• The Covid 19 test drive-through at Te Puia Springs is open from 9am to 4pm every day.
NB: No walk ins. If you turn up without an appointment you will be turned away. If you or your whanau are unable to get to a swabbing centre, your GP will make alternative arrangements for testing. If you require assistance with transport for Covid-19 testing, please contact Te Puia Hospital (06) 864 6803.
• The Ngati Porou Hauora CBAC at Te Puia Springs is open 24 hours via referral from your GP. If you are having trouble breathing or showing respiratory illness symptoms, please contact your local Hauora clinic for a referral. If it’s after hours, call Te Puia Springs Hospital (06) 864 6803. If you live in Gisborne, contact your local GP or Healthline 0800 358 5453.
Since the Level 3 and 4 Covid-19 alerts were announced by the government a week ago, Ngati Porou Hauora has actioned a range of measures to help prevent the spread of Te Mate Karauna (Corona virus) and created new systems to deal with cases identified within our rohe.
One of the first immediate actions was the introduction of the process to access medical advice from Hauora clinics. The majority of consultations are now conducted by phone or video call,instead of kanohi ki te kanohi, and Ngati Porou Hauora Chief Executive, Rose Kahaki, says the new system is working well.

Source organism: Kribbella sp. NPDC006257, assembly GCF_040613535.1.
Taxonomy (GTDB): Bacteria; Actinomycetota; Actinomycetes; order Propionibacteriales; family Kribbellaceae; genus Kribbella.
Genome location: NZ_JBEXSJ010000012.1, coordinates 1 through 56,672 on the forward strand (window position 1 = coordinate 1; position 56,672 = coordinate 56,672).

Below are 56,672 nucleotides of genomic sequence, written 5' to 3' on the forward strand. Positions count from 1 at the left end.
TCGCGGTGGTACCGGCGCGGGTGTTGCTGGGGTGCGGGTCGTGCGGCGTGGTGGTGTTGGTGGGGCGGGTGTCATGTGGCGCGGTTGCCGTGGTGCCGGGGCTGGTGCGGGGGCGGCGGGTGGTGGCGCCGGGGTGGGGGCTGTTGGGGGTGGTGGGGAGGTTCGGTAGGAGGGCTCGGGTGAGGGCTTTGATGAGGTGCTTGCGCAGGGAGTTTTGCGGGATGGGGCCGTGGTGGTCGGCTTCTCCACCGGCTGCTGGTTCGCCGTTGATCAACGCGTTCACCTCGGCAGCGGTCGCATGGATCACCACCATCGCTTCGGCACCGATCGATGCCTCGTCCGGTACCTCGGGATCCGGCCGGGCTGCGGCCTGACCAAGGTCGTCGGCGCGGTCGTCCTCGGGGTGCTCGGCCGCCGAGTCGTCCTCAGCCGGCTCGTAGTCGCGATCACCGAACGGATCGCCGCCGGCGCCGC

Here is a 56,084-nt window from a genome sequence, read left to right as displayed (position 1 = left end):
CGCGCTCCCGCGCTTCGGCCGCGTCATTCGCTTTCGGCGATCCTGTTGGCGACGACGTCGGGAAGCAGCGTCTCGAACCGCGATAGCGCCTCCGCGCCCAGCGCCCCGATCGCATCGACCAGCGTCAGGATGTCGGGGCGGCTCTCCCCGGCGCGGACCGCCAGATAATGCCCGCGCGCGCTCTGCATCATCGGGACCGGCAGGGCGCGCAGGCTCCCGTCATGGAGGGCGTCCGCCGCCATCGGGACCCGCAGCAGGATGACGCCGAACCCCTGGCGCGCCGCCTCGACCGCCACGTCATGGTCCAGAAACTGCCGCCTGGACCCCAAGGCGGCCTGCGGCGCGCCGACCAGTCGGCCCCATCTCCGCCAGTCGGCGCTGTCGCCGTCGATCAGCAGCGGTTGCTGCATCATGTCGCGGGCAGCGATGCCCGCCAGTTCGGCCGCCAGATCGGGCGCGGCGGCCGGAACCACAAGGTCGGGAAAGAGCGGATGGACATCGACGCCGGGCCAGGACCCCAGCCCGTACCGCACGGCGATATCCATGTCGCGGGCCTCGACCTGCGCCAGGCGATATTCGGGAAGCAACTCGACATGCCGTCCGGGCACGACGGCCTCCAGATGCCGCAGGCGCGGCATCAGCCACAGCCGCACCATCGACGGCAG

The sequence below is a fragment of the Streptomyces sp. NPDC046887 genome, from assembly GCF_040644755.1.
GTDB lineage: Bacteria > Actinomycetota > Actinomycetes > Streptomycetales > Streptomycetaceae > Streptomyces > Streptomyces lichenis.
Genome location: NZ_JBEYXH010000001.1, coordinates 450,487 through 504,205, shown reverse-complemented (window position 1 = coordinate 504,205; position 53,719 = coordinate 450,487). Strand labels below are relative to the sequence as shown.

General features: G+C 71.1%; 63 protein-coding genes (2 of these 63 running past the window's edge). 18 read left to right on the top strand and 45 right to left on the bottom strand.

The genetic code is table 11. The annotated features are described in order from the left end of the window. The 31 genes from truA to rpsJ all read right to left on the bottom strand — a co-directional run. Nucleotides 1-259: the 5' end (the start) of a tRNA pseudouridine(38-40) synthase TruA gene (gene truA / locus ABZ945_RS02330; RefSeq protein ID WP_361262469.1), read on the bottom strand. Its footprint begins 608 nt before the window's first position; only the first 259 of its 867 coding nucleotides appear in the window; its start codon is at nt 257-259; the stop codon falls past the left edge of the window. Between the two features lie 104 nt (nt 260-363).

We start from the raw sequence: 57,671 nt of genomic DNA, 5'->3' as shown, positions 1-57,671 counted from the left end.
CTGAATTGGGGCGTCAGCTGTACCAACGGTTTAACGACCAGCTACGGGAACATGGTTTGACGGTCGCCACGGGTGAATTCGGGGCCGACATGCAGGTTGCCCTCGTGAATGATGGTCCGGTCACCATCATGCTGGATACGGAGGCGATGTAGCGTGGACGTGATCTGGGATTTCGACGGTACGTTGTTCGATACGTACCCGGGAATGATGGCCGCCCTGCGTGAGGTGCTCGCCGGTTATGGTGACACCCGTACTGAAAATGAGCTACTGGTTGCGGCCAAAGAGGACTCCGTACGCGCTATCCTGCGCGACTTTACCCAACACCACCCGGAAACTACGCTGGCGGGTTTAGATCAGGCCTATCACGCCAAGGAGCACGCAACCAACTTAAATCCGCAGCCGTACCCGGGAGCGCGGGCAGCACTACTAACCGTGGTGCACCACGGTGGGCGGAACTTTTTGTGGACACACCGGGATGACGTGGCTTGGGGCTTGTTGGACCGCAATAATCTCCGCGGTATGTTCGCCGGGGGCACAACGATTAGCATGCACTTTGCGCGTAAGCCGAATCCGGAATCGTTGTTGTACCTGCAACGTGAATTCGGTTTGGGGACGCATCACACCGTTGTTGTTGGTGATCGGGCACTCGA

“Our Hauora clinics and their respective communities have adapted quickly to this new process,and the results are very noticeable. There has been very little foot traffic within our clinics andour hospital, which is helping to reduce the risk of community transmission to our patients, theirwhanau and our kaimahi.”
“Our Hauora kaimahi have taken on huge workloads and pressure to help us to prepare and respond to this ‘unprecedented’ situation,” says Rose.
“In a very short space of time, they have had to constantly learn new protocols and procedures in line with the Covid-19 directives from the Ministry of Health. Because this virus is so new, and the guidance we receive from the Ministry and government changes on an almost daily basis,we all have had to constantly re-think and re-adjust how we do things and what resources we need.”
“However, this issue isn’t only isolated to Ngati Porou Hauora. All over the motu, from the smallest PHOs to the biggest DHBs in the country, we all have had to adapt to a constantly evolving environment. None of us in this modern era, have ever dealt with a global pandemic,but we are quickly adapting and learning what we need to do to look after our communities here at home.”